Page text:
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Нoxxon to launch NOX-A12 with radiotherapy clinical trial in patients with brain cancer
New therapeutic combination is expected to be generally applicable to many solid tumors with high unmet medical need
NOXXON plans to perform a dose escalation trial of NOX-A12 plus radiotherapy in primary brain cancer patients who would not benefit medically from standard of care chemotherapy. The aim of this study is to establish the safety and tolerability profile and define the recommended Phase 2 dose of NOX-A12 in combination with radiotherapy as well as assess signals of efficacy including changes in tumor vascularization, progression-free and overall survival.
"It is known that radiotherapy kills blood vessels supplying tumors. The problem is that the tumor regrows vessels rapidly thanks to cells recruited from the bone marrow in a process called vasculogenesis, but we can block the recruitment of these "repair" cells with NOX-A12," said Dr. Jarl Ulf Jungnelius, CMO of NOXXON Pharma. "With the clinicians who will run this dose-escalation trial, we are convinced that this approach will provide significant benefit for patients once the dose and therapy duration are optimized. We aim to initiate the trial in the second quarter of 2019."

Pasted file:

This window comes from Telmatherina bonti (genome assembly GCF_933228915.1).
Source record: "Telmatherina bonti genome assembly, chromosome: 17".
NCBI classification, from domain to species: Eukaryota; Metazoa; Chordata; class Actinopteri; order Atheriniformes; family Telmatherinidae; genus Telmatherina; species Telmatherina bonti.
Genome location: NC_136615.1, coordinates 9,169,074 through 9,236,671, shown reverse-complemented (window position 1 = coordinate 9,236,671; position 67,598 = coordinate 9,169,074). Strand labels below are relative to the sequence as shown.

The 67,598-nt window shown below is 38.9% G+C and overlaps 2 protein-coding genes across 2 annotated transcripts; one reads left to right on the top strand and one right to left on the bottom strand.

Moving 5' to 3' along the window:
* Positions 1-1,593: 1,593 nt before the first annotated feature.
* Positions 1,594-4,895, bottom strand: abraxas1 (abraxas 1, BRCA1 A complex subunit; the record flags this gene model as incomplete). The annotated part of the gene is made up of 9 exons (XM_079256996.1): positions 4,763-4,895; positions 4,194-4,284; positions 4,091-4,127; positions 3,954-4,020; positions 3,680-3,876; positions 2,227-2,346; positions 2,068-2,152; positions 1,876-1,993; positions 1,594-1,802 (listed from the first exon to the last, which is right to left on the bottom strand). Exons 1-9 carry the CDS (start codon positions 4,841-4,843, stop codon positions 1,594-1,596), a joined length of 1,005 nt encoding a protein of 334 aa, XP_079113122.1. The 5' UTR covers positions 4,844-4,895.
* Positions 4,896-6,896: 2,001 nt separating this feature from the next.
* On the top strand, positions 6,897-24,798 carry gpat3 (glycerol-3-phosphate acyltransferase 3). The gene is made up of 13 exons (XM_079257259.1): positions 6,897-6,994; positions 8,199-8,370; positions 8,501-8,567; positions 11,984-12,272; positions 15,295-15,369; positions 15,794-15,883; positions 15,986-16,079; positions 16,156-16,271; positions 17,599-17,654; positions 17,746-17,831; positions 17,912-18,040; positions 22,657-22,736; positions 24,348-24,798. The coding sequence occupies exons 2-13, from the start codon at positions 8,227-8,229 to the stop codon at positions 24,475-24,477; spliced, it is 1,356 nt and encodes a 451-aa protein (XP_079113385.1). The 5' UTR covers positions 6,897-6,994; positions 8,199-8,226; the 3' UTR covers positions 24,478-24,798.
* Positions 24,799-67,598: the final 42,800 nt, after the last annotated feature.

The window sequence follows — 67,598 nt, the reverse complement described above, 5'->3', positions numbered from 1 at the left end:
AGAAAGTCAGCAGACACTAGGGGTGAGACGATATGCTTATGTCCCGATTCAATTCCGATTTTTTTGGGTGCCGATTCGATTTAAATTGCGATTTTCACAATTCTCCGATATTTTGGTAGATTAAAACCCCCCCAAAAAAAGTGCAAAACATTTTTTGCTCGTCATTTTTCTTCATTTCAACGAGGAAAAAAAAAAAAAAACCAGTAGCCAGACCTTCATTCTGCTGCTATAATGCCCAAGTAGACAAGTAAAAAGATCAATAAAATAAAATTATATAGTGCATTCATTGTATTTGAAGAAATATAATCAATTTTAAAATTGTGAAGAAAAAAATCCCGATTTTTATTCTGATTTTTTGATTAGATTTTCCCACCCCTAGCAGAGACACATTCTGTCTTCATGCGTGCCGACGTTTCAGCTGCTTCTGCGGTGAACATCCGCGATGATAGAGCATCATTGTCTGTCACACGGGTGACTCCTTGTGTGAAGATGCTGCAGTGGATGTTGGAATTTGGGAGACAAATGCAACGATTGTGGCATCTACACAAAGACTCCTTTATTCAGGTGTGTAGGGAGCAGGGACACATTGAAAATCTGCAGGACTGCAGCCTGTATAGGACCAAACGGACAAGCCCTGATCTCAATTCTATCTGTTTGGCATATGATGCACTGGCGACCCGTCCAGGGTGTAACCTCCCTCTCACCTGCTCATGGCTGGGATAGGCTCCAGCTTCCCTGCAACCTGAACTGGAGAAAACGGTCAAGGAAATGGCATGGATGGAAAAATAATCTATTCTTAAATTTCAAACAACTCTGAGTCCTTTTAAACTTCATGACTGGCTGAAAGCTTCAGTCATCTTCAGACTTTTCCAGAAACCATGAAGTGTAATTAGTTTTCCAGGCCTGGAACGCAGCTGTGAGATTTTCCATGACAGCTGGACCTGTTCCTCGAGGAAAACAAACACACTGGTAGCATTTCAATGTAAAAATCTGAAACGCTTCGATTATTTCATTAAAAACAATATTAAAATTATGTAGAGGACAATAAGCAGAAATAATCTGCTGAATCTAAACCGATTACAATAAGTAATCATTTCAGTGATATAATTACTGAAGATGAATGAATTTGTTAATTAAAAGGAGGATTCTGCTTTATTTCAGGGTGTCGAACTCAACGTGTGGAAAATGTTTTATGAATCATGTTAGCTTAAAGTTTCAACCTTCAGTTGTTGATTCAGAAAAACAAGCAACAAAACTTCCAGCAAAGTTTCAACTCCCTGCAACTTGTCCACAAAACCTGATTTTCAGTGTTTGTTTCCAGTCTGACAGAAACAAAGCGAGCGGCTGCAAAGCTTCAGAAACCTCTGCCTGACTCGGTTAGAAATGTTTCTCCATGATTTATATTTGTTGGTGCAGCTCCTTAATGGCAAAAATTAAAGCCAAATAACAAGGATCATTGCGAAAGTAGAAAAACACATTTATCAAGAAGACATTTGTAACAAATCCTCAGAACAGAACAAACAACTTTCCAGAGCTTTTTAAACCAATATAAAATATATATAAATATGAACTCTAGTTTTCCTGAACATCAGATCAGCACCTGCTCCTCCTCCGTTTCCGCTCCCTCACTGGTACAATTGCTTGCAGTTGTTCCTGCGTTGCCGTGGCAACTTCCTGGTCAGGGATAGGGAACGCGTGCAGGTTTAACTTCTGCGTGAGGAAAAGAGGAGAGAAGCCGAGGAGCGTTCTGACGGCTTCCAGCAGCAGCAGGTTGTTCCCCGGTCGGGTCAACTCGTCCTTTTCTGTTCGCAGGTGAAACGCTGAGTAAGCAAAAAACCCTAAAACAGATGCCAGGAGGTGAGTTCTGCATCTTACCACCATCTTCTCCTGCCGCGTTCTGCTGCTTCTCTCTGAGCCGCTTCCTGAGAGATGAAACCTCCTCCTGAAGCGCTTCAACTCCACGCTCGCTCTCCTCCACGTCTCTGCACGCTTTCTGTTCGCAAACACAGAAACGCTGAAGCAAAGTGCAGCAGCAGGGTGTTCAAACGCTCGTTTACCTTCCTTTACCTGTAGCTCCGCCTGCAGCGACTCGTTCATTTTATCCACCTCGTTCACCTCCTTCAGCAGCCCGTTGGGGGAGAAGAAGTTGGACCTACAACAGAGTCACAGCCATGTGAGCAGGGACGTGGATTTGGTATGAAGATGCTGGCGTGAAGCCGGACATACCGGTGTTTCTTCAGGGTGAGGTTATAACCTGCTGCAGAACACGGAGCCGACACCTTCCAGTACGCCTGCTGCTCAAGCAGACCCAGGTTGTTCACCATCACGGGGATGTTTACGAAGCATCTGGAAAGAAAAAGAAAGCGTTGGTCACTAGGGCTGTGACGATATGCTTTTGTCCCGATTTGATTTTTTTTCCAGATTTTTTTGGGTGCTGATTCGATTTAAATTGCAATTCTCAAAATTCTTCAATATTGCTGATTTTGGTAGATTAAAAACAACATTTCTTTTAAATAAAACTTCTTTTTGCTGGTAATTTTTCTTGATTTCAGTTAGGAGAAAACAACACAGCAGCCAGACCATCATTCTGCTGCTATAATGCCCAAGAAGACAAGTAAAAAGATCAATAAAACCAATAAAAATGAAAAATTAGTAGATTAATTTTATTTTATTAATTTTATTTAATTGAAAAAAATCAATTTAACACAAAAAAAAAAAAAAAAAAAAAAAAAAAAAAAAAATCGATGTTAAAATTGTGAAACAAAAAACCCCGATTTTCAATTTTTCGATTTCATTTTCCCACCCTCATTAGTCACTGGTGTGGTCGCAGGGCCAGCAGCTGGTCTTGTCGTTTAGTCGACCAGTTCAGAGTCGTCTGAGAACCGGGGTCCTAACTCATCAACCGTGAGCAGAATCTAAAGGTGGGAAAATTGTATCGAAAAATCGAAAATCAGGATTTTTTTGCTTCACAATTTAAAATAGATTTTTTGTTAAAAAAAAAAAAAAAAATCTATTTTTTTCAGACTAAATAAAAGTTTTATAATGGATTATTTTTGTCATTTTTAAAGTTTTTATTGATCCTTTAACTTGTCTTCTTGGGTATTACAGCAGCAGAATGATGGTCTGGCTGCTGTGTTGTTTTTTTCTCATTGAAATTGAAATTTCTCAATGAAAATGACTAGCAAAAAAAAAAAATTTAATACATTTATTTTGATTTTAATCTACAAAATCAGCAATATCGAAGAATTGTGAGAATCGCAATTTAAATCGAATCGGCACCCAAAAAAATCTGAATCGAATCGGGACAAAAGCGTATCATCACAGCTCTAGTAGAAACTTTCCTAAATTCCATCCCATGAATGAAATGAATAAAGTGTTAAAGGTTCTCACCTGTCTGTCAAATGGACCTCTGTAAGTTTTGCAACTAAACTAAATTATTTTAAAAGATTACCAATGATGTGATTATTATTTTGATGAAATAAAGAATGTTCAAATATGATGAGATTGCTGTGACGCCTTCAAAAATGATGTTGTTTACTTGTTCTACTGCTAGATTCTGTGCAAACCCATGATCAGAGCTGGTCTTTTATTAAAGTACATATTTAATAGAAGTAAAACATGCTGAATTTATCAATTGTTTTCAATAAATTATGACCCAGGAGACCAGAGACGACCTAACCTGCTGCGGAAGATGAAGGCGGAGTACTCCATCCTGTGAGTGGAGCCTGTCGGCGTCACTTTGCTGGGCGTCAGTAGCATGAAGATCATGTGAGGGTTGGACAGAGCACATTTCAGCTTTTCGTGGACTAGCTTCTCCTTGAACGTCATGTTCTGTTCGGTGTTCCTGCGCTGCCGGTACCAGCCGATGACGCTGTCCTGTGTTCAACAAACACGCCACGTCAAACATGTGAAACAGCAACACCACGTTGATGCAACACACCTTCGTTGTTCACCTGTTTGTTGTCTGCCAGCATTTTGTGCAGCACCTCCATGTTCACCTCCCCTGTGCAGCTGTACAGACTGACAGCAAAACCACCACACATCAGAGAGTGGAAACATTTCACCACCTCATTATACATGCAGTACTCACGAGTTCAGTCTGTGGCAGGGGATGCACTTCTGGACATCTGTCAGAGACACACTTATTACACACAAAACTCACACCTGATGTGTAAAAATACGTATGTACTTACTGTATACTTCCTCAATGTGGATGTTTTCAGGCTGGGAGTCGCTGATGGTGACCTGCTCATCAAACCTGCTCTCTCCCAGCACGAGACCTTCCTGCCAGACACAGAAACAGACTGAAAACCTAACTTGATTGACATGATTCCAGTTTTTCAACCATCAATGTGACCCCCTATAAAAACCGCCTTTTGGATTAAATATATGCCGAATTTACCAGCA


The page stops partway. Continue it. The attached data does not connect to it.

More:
Aram Mangasarian, CEO of NOXXON Pharma, added, "there is growing interest from the clinical community for testing a NOX-A12 and radiotherapy combination in rare pediatric brain cancers where radiotherapy alone is currently the standard of care. Approval in one of these pediatric brain cancer indications could allow NOXXON to obtain a priority review voucher from the US FDA."
See "About Brain Cancer" and "About the Rare Pediatric Disease Priority Review Voucher Program" for more information
About Brain Cancer
Over 33,000 people in the European Union including more than 700 children under 15 die each year from cancers of the brain and central nervous system (Eurostat database - Link). Only a small number of pharmaceuticals have been approved for the treatment of brain cancers including everolimus, bevacizumab, carmustine, lomustine and temozolomide (US National Cancer Institute - Link). The high unmet medical need in brain cancers results in significant commercial potential for agents which demonstrate beneficial activity in patients. Temozolomid (Temodar®, Merck), which is approved for glioblastoma multiforme and anaplastic astrocytoma achieved revenues of over one billion dollars per year in peak sales.
About the Rare Pediatric Disease Priority Review Voucher Program
Under the rare pediatric disease priority voucher program, a sponsor who receives an approval for a drug or biologic for a "rare pediatric disease" may qualify for a voucher that can be redeemed to receive a priority review of a subsequent marketing application for a different product from the US Food and Drug Administration (Link). The pediatric program, which is part of a larger program for neglected or rare diseases, currently runs to 2020 (2022 approval deadline for drugs with rare pediatric designations in 2020 or earlier) and would require reauthorization for issuance of vouchers thereafter. The vouchers may be used by the company receiving them for accelerated review of another one of their own drugs, or sold to another drug development company. Vouchers have been sold for prices ranging from US$ 68 to 350 million each. (Link)
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